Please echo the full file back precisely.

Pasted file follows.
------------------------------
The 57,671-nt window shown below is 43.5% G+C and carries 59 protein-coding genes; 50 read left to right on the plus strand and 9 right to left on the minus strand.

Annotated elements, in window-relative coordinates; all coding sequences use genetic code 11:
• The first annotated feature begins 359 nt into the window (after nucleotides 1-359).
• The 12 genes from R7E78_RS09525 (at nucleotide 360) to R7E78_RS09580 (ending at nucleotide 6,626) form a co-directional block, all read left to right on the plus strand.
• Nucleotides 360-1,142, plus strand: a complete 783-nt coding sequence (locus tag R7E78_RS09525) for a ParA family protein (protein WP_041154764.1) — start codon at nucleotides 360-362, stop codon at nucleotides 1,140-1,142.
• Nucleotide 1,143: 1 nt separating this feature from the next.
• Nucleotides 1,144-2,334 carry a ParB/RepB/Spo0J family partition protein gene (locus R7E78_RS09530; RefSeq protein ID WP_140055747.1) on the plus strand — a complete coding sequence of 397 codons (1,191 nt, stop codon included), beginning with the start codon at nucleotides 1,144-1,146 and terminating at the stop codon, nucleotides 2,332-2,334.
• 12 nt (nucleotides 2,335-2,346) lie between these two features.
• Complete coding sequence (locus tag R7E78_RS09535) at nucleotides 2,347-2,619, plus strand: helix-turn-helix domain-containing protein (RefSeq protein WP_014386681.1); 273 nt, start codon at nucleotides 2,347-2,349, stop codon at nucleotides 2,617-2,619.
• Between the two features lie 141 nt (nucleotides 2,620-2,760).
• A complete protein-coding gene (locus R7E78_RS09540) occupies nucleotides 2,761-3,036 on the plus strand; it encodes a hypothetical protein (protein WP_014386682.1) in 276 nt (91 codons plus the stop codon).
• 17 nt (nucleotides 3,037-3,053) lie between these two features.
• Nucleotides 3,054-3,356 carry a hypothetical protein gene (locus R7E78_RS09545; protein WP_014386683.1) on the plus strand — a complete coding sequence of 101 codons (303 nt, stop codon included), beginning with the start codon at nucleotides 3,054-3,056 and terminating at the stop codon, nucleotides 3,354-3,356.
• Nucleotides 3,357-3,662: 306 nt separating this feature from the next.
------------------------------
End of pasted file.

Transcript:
The 57,671-nt window shown below is 43.5% G+C and carries 59 protein-coding genes; 50 read left to right on the plus strand and 9 right to left on the minus strand.

Annotated elements, in window-relative coordinates; all coding sequences use genetic code 11:
• The first annotated feature begins 359 nt into the window (after nucleotides 1-359).
• The 12 genes from R7E78_RS09525 (at nucleotide 360) to R7E78_RS09580 (ending at nucleotide 6,626) form a co-directional block, all read left to right on the plus strand.
• Nucleotides 360-1,142, plus strand: a complete 783-nt coding sequence (locus tag R7E78_RS09525) for a ParA family protein (protein WP_041154764.1) — start codon at nucleotides 360-362, stop codon at nucleotides 1,140-1,142.
• Nucleotide 1,143: 1 nt separating this feature from the next.
• Nucleotides 1,144-2,334 carry a ParB/RepB/Spo0J family partition protein gene (locus R7E78_RS09530; RefSeq protein ID WP_140055747.1) on the plus strand — a complete coding sequence of 397 codons (1,191 nt, stop codon included), beginning with the start codon at nucleotides 1,144-1,146 and terminating at the stop codon, nucleotides 2,332-2,334.
• 12 nt (nucleotides 2,335-2,346) lie between these two features.
• Complete coding sequence (locus tag R7E78_RS09535) at nucleotides 2,347-2,619, plus strand: helix-turn-helix domain-containing protein (RefSeq protein WP_014386681.1); 273 nt, start codon at nucleotides 2,347-2,349, stop codon at nucleotides 2,617-2,619.
• Between the two features lie 141 nt (nucleotides 2,620-2,760).
• A complete protein-coding gene (locus R7E78_RS09540) occupies nucleotides 2,761-3,036 on the plus strand; it encodes a hypothetical protein (protein WP_014386682.1) in 276 nt (91 codons plus the stop codon).
• 17 nt (nucleotides 3,037-3,053) lie between these two features.
• Nucleotides 3,054-3,356 carry a hypothetical protein gene (locus R7E78_RS09545; protein WP_014386683.1) on the plus strand — a complete coding sequence of 101 codons (303 nt, stop codon included), beginning with the start codon at nucleotides 3,054-3,056 and terminating at the stop codon, nucleotides 3,354-3,356.
• Nucleotides 3,357-3,662: 306 nt separating this feature from the next.